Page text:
Wednesday, October 17, 2018

Schools Wasting Money and Failing Our Kids

The United States spends more money per student than any other country on the entire planet. Our children should be scoring the highest, getting the best grades, and having the brightest futures. That would be true if all of that money was well spent, and if money was the only thing that mattered.

The documentary, The Cartel, demonstrates just how poorly that money is spent, and just how horrifically those situations are affecting the children of the United States. Even though we as a nation are spending more than any other, we are ranked below 23 other countries in terms of proficiency and test scores for our students. Director Bob Bowdon shows the stark truth when it comes to the financial failures of American education.

Do American Students Make the Grade?

The Nation’s Report Card (NAEP) shows startling numbers for our children’s education and achievement (or lack thereof). If you go to this site you will see the skewed representation of the test results for each state. Bar and line graphs are given for various achievements, but if you look close enough you can see that while the bars might reach the top of the graph, perhaps in the Science section for 4th graders in Florida, the top of the bar graph only goes to 160. The problem? The total score possible for this section is 300! This example is true for every state where numbers are available.

According to Bowdon’s research, only 37% of high school seniors in the United States can read and write at or above an 8th grade level. Proficiency in math and reading on a national average is well below 50%. The NAEP website touts the claim “Mathematics scores for 9- and 13-year-olds higher than in all previous assessment years.” While this might sound promising and as if the children are doing remarkably well, the reality is that in 1973, the average score was 219 and in 2008 the average score was 243. Yes – this is an increase, however, once again, these test scores are out of a total 500 points – we’re not even half-way there, yet.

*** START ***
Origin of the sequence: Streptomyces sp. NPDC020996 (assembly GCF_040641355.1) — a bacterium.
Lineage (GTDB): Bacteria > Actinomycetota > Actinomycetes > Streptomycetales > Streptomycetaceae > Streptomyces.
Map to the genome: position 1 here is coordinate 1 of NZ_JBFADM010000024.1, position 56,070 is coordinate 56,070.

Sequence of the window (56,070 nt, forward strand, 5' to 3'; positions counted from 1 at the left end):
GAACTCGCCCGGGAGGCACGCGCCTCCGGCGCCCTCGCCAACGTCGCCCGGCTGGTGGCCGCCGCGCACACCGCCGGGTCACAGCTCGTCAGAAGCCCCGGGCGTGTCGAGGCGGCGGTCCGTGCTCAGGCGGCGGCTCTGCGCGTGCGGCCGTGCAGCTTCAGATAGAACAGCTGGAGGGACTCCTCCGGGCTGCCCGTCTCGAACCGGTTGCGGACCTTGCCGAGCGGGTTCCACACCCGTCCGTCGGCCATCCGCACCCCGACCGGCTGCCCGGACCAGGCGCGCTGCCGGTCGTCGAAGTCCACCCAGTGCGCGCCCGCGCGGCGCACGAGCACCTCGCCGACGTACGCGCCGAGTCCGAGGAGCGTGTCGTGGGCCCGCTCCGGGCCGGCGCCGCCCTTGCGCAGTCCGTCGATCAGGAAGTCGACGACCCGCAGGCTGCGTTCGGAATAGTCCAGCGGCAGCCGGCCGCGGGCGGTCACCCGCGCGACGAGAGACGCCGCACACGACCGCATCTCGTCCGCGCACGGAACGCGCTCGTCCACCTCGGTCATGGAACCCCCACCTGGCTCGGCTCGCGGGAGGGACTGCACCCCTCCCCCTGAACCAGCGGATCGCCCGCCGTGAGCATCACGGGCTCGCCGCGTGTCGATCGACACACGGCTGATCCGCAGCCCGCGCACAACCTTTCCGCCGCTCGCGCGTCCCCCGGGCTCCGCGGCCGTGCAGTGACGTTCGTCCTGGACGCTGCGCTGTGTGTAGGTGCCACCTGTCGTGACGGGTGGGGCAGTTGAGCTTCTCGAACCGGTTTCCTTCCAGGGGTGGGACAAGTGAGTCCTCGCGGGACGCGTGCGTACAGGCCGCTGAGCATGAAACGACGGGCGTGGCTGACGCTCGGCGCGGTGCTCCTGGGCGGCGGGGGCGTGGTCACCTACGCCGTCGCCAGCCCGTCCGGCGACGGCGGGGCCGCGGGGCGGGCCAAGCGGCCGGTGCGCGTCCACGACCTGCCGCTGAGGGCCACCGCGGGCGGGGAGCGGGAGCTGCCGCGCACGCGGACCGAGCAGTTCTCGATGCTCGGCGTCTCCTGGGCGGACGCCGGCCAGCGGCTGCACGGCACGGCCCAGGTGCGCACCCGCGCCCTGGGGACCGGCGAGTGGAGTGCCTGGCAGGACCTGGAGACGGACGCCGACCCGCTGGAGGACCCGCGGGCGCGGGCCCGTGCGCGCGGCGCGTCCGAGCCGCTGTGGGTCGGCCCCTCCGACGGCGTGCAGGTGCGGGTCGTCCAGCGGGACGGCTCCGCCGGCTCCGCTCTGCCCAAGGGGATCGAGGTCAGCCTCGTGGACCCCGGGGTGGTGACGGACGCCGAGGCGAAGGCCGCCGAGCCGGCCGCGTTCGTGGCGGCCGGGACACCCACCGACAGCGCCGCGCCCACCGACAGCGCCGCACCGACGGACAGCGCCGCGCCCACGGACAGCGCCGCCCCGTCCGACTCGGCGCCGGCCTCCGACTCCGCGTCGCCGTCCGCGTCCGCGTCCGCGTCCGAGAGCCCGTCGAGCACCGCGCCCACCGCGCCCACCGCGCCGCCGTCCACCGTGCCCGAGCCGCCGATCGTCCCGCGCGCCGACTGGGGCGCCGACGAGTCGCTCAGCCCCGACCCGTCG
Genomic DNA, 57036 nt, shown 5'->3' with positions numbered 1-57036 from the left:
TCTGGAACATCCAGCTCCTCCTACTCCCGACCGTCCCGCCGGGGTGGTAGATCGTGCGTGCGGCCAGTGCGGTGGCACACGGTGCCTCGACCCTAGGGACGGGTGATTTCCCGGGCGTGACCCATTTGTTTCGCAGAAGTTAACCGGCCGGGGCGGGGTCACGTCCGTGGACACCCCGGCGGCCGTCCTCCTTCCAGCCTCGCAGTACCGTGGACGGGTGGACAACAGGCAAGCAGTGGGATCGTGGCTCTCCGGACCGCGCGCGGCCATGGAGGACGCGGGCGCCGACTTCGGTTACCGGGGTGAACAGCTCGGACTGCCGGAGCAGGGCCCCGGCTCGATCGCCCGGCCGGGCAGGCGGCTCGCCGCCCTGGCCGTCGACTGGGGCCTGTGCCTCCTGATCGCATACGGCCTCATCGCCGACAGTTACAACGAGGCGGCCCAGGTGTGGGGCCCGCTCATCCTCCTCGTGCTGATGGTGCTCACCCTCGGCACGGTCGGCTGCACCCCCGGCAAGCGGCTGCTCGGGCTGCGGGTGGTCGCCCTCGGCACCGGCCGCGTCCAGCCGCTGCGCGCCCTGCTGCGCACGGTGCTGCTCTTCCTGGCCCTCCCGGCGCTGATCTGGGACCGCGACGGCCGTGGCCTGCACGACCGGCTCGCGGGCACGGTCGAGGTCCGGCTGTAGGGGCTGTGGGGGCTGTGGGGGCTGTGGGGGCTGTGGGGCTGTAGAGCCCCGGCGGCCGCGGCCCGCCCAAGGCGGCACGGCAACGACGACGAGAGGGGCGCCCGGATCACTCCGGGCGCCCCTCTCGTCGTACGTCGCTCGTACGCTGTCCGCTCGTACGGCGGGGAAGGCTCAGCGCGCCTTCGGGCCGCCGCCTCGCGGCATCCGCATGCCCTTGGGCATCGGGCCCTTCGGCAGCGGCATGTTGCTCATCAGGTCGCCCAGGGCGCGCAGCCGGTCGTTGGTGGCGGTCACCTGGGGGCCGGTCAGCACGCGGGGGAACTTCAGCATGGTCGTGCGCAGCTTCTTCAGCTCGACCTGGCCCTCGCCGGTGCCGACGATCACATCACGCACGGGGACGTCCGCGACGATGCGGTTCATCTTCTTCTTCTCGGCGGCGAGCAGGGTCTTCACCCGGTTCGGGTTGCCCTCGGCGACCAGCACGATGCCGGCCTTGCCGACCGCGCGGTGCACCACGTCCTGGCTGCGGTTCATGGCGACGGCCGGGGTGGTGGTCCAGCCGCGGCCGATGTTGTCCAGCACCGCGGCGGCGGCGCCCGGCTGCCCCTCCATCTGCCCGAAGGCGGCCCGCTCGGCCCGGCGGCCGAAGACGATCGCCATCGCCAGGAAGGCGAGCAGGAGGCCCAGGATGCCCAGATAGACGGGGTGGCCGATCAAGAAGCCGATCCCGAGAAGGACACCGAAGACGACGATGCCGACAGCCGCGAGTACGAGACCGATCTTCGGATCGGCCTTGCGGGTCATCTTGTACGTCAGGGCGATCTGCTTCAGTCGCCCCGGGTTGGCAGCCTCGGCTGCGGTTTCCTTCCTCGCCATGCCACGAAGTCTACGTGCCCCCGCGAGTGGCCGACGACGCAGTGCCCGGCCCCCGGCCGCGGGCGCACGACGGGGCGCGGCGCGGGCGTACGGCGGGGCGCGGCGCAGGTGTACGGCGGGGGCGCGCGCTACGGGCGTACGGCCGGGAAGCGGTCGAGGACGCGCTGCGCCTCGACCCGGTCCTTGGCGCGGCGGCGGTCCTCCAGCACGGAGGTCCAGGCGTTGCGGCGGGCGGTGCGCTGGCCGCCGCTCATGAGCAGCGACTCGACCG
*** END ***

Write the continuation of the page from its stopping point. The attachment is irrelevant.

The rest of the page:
So – do American students make the grade? No -which means we as a nation that is responsible for the education and future of our children are not making the grade, either.

What About the Financing of Education?

We are the leading spender on education per student in the world. Since money obviously can’t buy good test scores, let’s take a look at where all of this money, our money, is going. The Cartel took the great state of New Jersey to spearhead the look at the failing education spending programs in our country.

  • The state of New Jersey leads the country in education spending, yet in 2007 only 39% of the students from here were proficient in reading, and just 40% in math.
  • In 2007 the average teacher’s salary was $55,000, but each classroom incurred $258,000 in overhead fees (and we aren’t talking about schools with state of the art technology).
  • The Camden school district was investigated for falsifying test scores so that the achievements of students would come under less scrutiny.
  • School districts in NJ have been investigated for fraud, theft, and other illegal and inappropriate uses of educational funding.
  • Phantom salaries were paid to phantom teachers in NJ – just one of many corrupt examples of lost money.
  • One teacher admitted that after 17 years of teaching, he was only doing so with a reading level of 3rd or 4th grade, and that he had taken numerous shortcuts in his role of teacher in order to keep his job.

While these instances shown in The Cartel are definitely dramatic, it is not as if New Jersey is an island floating in a country of amazing and upstanding educational practices. One of the most dangerous things we are doing as a nation is letting teachers’ unions have so much control over the future of our children.

  • Tenure protects teachers beyond a reasonable doubt, and protects bad teachers as equally as amazing ones.
  • Teacher records are sealed. A teacher “resigning” after allegations of misconduct can move to another district and apply for a new job with no mention of past behaviors.
  • School districts cannot often afford the litigation expenses involved with attempting to remove poor performing (or even illegally or inappropriately behaving) teachers.

Something has to change in order for the children in our country to receive quality educations. It doesn’t require more money, or even more testing. It requires taking away the ability of school districts and the teachers’ union to misuse funds, keep bad teachers, and turn the other way when students are failing. They are failing. One look at the real numbers shows that not half of our children are adequately educated to compete in a global setting. But we are the ones failing the kids. We need to do something different, something better, if we truly want something better for our kids.

The Cartel might be one of the most depressing documentaries you will watch on modern education, but it is well worth the time.

Related posts:

  1. Is Your Children’s School Failing Them?
  2. Teach Your Child to Manage Money
  3. Weapons Of Mass Instruction: Why Schools Suck!

View full post on Parenting Tips For Raising Successful Kids |

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